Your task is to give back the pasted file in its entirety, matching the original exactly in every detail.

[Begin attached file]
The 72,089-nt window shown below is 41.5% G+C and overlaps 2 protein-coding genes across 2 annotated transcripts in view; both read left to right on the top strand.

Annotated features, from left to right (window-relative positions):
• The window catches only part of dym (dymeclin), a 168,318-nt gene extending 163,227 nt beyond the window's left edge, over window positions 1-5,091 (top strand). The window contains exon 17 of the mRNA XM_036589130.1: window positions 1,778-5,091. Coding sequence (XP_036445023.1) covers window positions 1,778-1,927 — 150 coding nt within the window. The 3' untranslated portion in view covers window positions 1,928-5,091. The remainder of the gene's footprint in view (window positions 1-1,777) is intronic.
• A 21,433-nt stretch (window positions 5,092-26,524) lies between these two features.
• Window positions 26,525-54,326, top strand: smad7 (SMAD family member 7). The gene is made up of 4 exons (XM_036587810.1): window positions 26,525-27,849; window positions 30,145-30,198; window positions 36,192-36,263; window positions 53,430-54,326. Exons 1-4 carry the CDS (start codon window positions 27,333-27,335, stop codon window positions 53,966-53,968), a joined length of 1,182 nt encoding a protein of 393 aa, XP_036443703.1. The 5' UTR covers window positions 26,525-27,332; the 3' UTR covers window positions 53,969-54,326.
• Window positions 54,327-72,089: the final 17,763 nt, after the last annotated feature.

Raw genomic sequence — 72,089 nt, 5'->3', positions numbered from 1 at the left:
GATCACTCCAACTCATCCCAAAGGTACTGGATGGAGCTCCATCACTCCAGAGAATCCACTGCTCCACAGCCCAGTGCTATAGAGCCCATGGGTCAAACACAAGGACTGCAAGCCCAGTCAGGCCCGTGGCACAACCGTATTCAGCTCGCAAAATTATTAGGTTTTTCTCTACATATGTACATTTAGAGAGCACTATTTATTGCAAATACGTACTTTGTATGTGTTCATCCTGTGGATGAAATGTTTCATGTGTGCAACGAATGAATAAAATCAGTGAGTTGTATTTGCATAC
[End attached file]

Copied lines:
The 72,089-nt window shown below is 41.5% G+C and overlaps 2 protein-coding genes across 2 annotated transcripts in view; both read left to right on the top strand.

Annotated features, from left to right (window-relative positions):
• The window catches only part of dym (dymeclin), a 168,318-nt gene extending 163,227 nt beyond the window's left edge, over window positions 1-5,091 (top strand). The window contains exon 17 of the mRNA XM_036589130.1: window positions 1,778-5,091. Coding sequence (XP_036445023.1) covers window positions 1,778-1,927 — 150 coding nt within the window. The 3' untranslated portion in view covers window positions 1,928-5,091. The remainder of the gene's footprint in view (window positions 1-1,777) is intronic.
• A 21,433-nt stretch (window positions 5,092-26,524) lies between these two features.
• Window positions 26,525-54,326, top strand: smad7 (SMAD family member 7). The gene is made up of 4 exons (XM_036587810.1): window positions 26,525-27,849; window positions 30,145-30,198; window positions 36,192-36,263; window positions 53,430-54,326. Exons 1-4 carry the CDS (start codon window positions 27,333-27,335, stop codon window positions 53,966-53,968), a joined length of 1,182 nt encoding a protein of 393 aa, XP_036443703.1. The 5' UTR covers window positions 26,525-27,332; the 3' UTR covers window positions 53,969-54,326.
• Window positions 54,327-72,089: the final 17,763 nt, after the last annotated feature.

Raw genomic sequence — 72,089 nt, 5'->3', positions numbered from 1 at the left:
GATCACTCCAACTCATCCCAAAGGTACTGGATGGAGCTCCATCACTCCAGAGAATCCACTGCTCCACAGCCCAGTGCTATAGAGCCCATGGGTCAAACACAAGGACTGCAAGCCCAGTCAGGCCCGTGGCACAACCGTATTCAGCTCGCAAAATTATTAGGTTTTTCTCTACATATGTACATTTAGAGAGCACTATTTATTGCAAATACGTACTTTGTATGTGTTCATCCTGTGGATGAAATGTTTCATGTGTGCAACGAATGAATAAAATCAGTGAGTTGTATTTGCATAC